Analysis: How does Israel recruit Palestinian informants in Gaza?

Erez border crossingBy JOSEPH FITSANAKIS | intelNews.org
According to human-rights organizations, the Palestinian group Hamas has executed over 50 alleged Israeli informants in the Gaza Strip. Nearly two dozen Gaza residents were accused of collaborating with Israel and summarily shot in the weeks following the recent war between Israel and Hamas. There are serious concerns over the absence of appropriate legal processes in these executions. The issue of legal standards aside, however, there is little question that Israeli intelligence agencies have for decades relied on Palestinian informants to gather information on Arab communities in Israel and the Occupied Territories. These individuals provide the Israeli intelligence establishment with human intelligence or plant technical surveillance equipment as instructed by their handlers. But how do Israeli intelligence agencies, including the Mossad and Shin Bet, recruit Palestinian informants in difficult-to-penetrate places such as the Gaza Strip?

Palestinians who have been personally wronged by Hamas, or who oppose the militant group’s seven-year rule in the Gaza Strip, constitute low-hanging fruit for Israeli recruiters. Other informants, such as petty-thieves and other small-time criminals, are recruited through traditional intelligence techniques that include entrapment or blackmail. But it would be reasonable to assume that most recruits are lured by direct cash payments. Unemployment in the Gaza Strip is currently estimated at 40 percent, which makes offers of cash extremely enticing for a significant segment of the Gazan population. One officer in the Shin Bet —Israel’s domestic intelligence agency— said recently in respect to the recruitment of informants that “everything starts and ends with money”.

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China charges its ambassador to Iceland with spying for Japan

Ma JisengBy JOSEPH FITSANAKIS | intelNews.org
Authorities in China have reportedly arrested the Chinese ambassador to Iceland on suspicion of spying on behalf of Japan, according to media reports. Ma Jiseng, 57, is a career diplomat who spent over eight years at the embassy of China in Japan. He was there in two separate stints, from 1991 to 1995 and from 2004 to 2008. In December of 2012, he arrived with his wife to Reykjavik, Iceland, where he assumed the post of China’s ambassador in the Nordic island nation. But, according to reports in the Icelandic media, Ma hurriedly left Reykjavik for Beijing on January 23 of this year, telling his staff that he was supposed to return in March. His wife followed him soon afterwards. Today, nearly eight months later, Ma and his wife have yet to reappear in the Icelandic capital. The plot thickened last week, when the online Chinese-language review Mingjing News published a news story claiming that Ma and his wife had been summoned back to Beijing and arrested upon arrival by Chinese authorities “for spying on behalf of Japan”. Shortly afterwards, Kai Lei, editor at the Hong Kong-based Wenweipo Chinese-language newspaper, blogged that Ma had been “arrested by [China’s] Ministry of State Security” on suspicion of “leaking international secrets to Japan”. According to the media reports, Ma was believed to have been recruited by Japanese intelligence during his second diplomatic stint in Tokyo, which lasted from 2004 to 2008. Interestingly, however, the reports about Ma’s alleged arrest began vanishing from Chinese news media websites just hours after they initially appeared. Reporters in Iceland turned to the country’s Ministry of Foreign Affairs, who said the Chinese embassy in Reykjavik claimed Ma was unable to return to Iceland “due to personal reasons”. Meanwhile, the Chinese Ministry of Foreign Affairs refuses to comment on the case. Read more of this post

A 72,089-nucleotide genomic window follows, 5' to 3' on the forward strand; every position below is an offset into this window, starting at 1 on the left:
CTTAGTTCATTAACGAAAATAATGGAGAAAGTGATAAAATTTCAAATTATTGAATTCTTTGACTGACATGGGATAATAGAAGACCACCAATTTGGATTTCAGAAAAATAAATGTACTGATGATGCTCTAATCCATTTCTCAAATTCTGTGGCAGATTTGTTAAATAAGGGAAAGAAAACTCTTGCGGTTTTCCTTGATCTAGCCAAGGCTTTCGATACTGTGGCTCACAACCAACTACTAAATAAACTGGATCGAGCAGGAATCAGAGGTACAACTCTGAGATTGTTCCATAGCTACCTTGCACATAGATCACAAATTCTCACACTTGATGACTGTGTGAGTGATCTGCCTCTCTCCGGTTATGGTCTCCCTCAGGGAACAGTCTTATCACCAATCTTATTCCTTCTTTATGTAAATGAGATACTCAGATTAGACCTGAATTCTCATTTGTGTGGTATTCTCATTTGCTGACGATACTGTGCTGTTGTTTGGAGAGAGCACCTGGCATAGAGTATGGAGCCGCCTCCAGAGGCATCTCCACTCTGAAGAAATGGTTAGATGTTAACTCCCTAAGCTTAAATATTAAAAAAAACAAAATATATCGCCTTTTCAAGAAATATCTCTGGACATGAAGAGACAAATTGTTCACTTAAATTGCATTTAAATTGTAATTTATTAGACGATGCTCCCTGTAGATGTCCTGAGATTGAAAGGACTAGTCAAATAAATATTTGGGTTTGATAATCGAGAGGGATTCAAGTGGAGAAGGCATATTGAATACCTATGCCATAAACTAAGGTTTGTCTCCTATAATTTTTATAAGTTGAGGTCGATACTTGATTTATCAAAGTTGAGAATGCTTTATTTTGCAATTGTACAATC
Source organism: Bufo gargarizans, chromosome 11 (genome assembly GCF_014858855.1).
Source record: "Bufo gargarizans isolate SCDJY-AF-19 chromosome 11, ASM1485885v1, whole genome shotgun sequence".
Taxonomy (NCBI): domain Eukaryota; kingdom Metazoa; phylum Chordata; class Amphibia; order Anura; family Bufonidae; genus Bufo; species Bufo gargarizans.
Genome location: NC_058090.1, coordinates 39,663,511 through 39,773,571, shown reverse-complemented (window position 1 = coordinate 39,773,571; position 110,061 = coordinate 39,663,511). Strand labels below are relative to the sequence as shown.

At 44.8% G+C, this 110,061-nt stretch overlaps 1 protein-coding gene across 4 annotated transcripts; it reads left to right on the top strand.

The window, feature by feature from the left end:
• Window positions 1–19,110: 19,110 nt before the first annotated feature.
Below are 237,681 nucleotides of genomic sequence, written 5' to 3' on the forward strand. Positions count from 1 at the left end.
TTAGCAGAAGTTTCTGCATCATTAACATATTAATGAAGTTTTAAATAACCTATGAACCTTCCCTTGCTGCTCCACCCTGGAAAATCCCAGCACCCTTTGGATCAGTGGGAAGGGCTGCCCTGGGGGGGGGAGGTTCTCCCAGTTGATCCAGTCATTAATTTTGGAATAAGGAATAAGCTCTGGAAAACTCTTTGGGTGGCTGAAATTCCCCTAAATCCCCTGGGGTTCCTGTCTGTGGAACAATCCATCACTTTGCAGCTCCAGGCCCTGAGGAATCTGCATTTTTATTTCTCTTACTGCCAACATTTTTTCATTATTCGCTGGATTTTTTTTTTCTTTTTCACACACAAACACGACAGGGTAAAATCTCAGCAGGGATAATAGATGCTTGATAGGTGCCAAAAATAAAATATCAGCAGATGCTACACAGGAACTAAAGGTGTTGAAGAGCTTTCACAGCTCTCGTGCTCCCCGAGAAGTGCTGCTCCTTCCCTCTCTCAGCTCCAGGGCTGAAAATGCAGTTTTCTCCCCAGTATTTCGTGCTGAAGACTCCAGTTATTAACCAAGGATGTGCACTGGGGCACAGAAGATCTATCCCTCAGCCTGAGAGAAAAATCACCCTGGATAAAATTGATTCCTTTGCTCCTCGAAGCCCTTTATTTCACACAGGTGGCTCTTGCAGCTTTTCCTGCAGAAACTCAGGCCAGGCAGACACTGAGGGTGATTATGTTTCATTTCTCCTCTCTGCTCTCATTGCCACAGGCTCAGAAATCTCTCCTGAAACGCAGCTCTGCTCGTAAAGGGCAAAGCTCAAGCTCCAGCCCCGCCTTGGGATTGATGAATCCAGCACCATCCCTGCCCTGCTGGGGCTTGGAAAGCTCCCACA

Secret program gives US, UK spies access to German telecoms

 Deutsche Telekom headquarters in BerlinBy JOSEPH FITSANAKIS | intelNews.org